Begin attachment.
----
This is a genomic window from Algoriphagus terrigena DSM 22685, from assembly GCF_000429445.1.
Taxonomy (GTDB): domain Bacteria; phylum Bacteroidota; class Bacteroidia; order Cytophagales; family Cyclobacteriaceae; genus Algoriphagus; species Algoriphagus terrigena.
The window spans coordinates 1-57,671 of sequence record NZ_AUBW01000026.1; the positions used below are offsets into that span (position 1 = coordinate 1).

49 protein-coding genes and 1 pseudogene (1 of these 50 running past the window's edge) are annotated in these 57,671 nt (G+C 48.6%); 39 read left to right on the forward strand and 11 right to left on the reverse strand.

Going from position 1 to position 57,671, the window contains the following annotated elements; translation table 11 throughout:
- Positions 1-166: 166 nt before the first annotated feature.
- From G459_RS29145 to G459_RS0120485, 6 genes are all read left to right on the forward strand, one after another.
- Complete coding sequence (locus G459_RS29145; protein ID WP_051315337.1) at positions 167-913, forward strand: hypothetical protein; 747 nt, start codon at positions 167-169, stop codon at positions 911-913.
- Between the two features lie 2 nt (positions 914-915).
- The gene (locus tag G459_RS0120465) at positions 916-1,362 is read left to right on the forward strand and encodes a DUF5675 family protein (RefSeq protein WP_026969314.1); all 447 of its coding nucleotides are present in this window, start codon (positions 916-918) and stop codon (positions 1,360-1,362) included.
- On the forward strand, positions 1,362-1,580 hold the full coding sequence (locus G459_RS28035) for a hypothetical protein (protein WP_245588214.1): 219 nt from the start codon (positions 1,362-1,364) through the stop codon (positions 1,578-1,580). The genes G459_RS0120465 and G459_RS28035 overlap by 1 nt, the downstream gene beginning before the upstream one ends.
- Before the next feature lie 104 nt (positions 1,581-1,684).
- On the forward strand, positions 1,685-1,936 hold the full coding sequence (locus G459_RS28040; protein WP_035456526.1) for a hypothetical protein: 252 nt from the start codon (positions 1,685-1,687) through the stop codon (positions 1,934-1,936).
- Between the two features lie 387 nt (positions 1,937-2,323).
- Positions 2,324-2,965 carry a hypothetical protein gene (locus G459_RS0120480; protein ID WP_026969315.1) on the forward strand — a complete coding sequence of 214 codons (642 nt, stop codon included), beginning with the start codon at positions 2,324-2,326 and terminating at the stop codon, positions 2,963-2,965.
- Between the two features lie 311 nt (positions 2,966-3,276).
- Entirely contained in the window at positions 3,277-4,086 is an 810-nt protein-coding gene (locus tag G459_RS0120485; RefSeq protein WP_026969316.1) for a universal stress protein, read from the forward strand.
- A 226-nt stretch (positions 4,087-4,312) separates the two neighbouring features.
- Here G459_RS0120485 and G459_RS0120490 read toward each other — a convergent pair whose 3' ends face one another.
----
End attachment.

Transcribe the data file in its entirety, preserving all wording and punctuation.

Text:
This is a genomic window from Algoriphagus terrigena DSM 22685, from assembly GCF_000429445.1.
Taxonomy (GTDB): domain Bacteria; phylum Bacteroidota; class Bacteroidia; order Cytophagales; family Cyclobacteriaceae; genus Algoriphagus; species Algoriphagus terrigena.
The window spans coordinates 1-57,671 of sequence record NZ_AUBW01000026.1; the positions used below are offsets into that span (position 1 = coordinate 1).

49 protein-coding genes and 1 pseudogene (1 of these 50 running past the window's edge) are annotated in these 57,671 nt (G+C 48.6%); 39 read left to right on the forward strand and 11 right to left on the reverse strand.

Going from position 1 to position 57,671, the window contains the following annotated elements; translation table 11 throughout:
- Positions 1-166: 166 nt before the first annotated feature.
- From G459_RS29145 to G459_RS0120485, 6 genes are all read left to right on the forward strand, one after another.
- Complete coding sequence (locus G459_RS29145; protein ID WP_051315337.1) at positions 167-913, forward strand: hypothetical protein; 747 nt, start codon at positions 167-169, stop codon at positions 911-913.
- Between the two features lie 2 nt (positions 914-915).
- The gene (locus tag G459_RS0120465) at positions 916-1,362 is read left to right on the forward strand and encodes a DUF5675 family protein (RefSeq protein WP_026969314.1); all 447 of its coding nucleotides are present in this window, start codon (positions 916-918) and stop codon (positions 1,360-1,362) included.
- On the forward strand, positions 1,362-1,580 hold the full coding sequence (locus G459_RS28035) for a hypothetical protein (protein WP_245588214.1): 219 nt from the start codon (positions 1,362-1,364) through the stop codon (positions 1,578-1,580). The genes G459_RS0120465 and G459_RS28035 overlap by 1 nt, the downstream gene beginning before the upstream one ends.
- Before the next feature lie 104 nt (positions 1,581-1,684).
- On the forward strand, positions 1,685-1,936 hold the full coding sequence (locus G459_RS28040; protein WP_035456526.1) for a hypothetical protein: 252 nt from the start codon (positions 1,685-1,687) through the stop codon (positions 1,934-1,936).
- Between the two features lie 387 nt (positions 1,937-2,323).
- Positions 2,324-2,965 carry a hypothetical protein gene (locus G459_RS0120480; protein ID WP_026969315.1) on the forward strand — a complete coding sequence of 214 codons (642 nt, stop codon included), beginning with the start codon at positions 2,324-2,326 and terminating at the stop codon, positions 2,963-2,965.
- Between the two features lie 311 nt (positions 2,966-3,276).
- Entirely contained in the window at positions 3,277-4,086 is an 810-nt protein-coding gene (locus tag G459_RS0120485; RefSeq protein WP_026969316.1) for a universal stress protein, read from the forward strand.
- A 226-nt stretch (positions 4,087-4,312) separates the two neighbouring features.
- Here G459_RS0120485 and G459_RS0120490 read toward each other — a convergent pair whose 3' ends face one another.